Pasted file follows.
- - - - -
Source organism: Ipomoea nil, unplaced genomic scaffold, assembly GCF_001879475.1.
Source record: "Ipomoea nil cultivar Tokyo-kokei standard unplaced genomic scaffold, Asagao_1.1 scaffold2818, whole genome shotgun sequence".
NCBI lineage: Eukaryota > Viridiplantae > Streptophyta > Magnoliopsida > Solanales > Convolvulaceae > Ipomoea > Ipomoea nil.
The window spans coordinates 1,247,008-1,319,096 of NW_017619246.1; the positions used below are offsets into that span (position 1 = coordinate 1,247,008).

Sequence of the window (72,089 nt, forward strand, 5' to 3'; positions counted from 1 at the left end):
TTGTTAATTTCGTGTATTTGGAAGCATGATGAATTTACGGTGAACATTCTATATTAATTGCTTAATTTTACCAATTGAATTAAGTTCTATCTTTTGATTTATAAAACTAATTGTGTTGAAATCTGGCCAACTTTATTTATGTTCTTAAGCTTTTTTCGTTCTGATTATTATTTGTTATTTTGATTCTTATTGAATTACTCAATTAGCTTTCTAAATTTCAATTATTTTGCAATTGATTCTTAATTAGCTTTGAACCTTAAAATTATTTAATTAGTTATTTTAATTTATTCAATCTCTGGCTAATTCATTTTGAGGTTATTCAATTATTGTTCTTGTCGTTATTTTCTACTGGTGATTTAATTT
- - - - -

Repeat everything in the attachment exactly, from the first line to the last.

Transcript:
Source organism: Ipomoea nil, unplaced genomic scaffold, assembly GCF_001879475.1.
Source record: "Ipomoea nil cultivar Tokyo-kokei standard unplaced genomic scaffold, Asagao_1.1 scaffold2818, whole genome shotgun sequence".
NCBI lineage: Eukaryota > Viridiplantae > Streptophyta > Magnoliopsida > Solanales > Convolvulaceae > Ipomoea > Ipomoea nil.
The window spans coordinates 1,247,008-1,319,096 of NW_017619246.1; the positions used below are offsets into that span (position 1 = coordinate 1,247,008).

Sequence of the window (72,089 nt, forward strand, 5' to 3'; positions counted from 1 at the left end):
TTGTTAATTTCGTGTATTTGGAAGCATGATGAATTTACGGTGAACATTCTATATTAATTGCTTAATTTTACCAATTGAATTAAGTTCTATCTTTTGATTTATAAAACTAATTGTGTTGAAATCTGGCCAACTTTATTTATGTTCTTAAGCTTTTTTCGTTCTGATTATTATTTGTTATTTTGATTCTTATTGAATTACTCAATTAGCTTTCTAAATTTCAATTATTTTGCAATTGATTCTTAATTAGCTTTGAACCTTAAAATTATTTAATTAGTTATTTTAATTTATTCAATCTCTGGCTAATTCATTTTGAGGTTATTCAATTATTGTTCTTGTCGTTATTTTCTACTGGTGATTTAATTT